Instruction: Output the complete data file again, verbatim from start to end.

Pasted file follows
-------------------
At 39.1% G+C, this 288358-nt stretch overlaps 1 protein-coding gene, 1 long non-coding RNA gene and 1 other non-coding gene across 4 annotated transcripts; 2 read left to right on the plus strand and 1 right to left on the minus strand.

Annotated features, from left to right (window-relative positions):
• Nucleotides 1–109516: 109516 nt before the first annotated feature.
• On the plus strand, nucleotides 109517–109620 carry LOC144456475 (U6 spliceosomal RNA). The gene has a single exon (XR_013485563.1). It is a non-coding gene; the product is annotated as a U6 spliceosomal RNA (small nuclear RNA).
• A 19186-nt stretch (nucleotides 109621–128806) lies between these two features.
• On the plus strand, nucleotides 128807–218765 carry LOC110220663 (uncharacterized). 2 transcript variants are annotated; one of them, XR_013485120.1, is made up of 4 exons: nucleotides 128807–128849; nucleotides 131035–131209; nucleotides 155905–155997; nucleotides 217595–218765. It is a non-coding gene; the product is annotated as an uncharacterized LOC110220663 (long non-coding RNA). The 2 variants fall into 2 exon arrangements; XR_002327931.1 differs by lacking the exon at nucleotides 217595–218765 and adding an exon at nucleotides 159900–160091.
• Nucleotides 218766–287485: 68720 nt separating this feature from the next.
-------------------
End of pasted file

At 39.1% G+C, this 288358-nt stretch overlaps 1 protein-coding gene, 1 long non-coding RNA gene and 1 other non-coding gene across 4 annotated transcripts; 2 read left to right on the plus strand and 1 right to left on the minus strand.

Annotated features, from left to right (window-relative positions):
• Nucleotides 1–109516: 109516 nt before the first annotated feature.
• On the plus strand, nucleotides 109517–109620 carry LOC144456475 (U6 spliceosomal RNA). The gene has a single exon (XR_013485563.1). It is a non-coding gene; the product is annotated as a U6 spliceosomal RNA (small nuclear RNA).
• A 19186-nt stretch (nucleotides 109621–128806) lies between these two features.
• On the plus strand, nucleotides 128807–218765 carry LOC110220663 (uncharacterized). 2 transcript variants are annotated; one of them, XR_013485120.1, is made up of 4 exons: nucleotides 128807–128849; nucleotides 131035–131209; nucleotides 155905–155997; nucleotides 217595–218765. It is a non-coding gene; the product is annotated as an uncharacterized LOC110220663 (long non-coding RNA). The 2 variants fall into 2 exon arrangements; XR_002327931.1 differs by lacking the exon at nucleotides 217595–218765 and adding an exon at nucleotides 159900–160091.
• Nucleotides 218766–287485: 68720 nt separating this feature from the next.